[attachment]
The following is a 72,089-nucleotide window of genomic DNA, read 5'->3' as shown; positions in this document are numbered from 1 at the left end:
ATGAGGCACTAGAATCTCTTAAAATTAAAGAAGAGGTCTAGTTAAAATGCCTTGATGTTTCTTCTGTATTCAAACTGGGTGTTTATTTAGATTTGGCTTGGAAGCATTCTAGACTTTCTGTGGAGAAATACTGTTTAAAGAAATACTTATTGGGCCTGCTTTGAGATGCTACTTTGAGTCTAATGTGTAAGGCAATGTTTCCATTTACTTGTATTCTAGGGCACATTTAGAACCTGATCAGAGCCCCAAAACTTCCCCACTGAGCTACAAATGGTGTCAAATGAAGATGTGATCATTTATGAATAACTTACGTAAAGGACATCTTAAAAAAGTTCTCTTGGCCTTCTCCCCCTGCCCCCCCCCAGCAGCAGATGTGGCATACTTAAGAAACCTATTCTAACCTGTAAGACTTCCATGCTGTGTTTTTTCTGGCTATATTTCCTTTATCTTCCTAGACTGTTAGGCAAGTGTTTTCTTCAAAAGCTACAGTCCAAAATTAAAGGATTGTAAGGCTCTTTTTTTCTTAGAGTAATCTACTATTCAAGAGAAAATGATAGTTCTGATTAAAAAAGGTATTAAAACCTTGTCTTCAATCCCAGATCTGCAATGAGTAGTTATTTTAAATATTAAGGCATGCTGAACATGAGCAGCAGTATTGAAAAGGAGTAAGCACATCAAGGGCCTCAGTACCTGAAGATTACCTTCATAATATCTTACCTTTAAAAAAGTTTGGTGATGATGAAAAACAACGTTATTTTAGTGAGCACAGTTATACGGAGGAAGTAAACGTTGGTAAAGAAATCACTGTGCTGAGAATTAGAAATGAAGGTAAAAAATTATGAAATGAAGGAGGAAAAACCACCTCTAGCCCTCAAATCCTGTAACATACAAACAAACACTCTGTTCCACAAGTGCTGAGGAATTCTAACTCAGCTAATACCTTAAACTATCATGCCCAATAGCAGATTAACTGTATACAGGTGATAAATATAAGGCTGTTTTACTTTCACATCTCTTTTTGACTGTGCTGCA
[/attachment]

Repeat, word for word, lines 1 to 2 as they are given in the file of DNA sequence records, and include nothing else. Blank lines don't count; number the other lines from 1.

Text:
The following is a 72,089-nucleotide window of genomic DNA, read 5'->3' as shown; positions in this document are numbered from 1 at the left end:
ATGAGGCACTAGAATCTCTTAAAATTAAAGAAGAGGTCTAGTTAAAATGCCTTGATGTTTCTTCTGTATTCAAACTGGGTGTTTATTTAGATTTGGCTTGGAAGCATTCTAGACTTTCTGTGGAGAAATACTGTTTAAAGAAATACTTATTGGGCCTGCTTTGAGATGCTACTTTGAGTCTAATGTGTAAGGCAATGTTTCCATTTACTTGTATTCTAGGGCACATTTAGAACCTGATCAGAGCCCCAAAACTTCCCCACTGAGCTACAAATGGTGTCAAATGAAGATGTGATCATTTATGAATAACTTACGTAAAGGACATCTTAAAAAAGTTCTCTTGGCCTTCTCCCCCTGCCCCCCCCCAGCAGCAGATGTGGCATACTTAAGAAACCTATTCTAACCTGTAAGACTTCCATGCTGTGTTTTTTCTGGCTATATTTCCTTTATCTTCCTAGACTGTTAGGCAAGTGTTTTCTTCAAAAGCTACAGTCCAAAATTAAAGGATTGTAAGGCTCTTTTTTTCTTAGAGTAATCTACTATTCAAGAGAAAATGATAGTTCTGATTAAAAAAGGTATTAAAACCTTGTCTTCAATCCCAGATCTGCAATGAGTAGTTATTTTAAATATTAAGGCATGCTGAACATGAGCAGCAGTATTGAAAAGGAGTAAGCACATCAAGGGCCTCAGTACCTGAAGATTACCTTCATAATATCTTACCTTTAAAAAAGTTTGGTGATGATGAAAAACAACGTTATTTTAGTGAGCACAGTTATACGGAGGAAGTAAACGTTGGTAAAGAAATCACTGTGCTGAGAATTAGAAATGAAGGTAAAAAATTATGAAATGAAGGAGGAAAAACCACCTCTAGCCCTCAAATCCTGTAACATACAAACAAACACTCTGTTCCACAAGTGCTGAGGAATTCTAACTCAGCTAATACCTTAAACTATCATGCCCAATAGCAGATTAACTGTATACAGGTGATAAATATAAGGCTGTTTTACTTTCACATCTCTTTTTGACTGTGCTGCA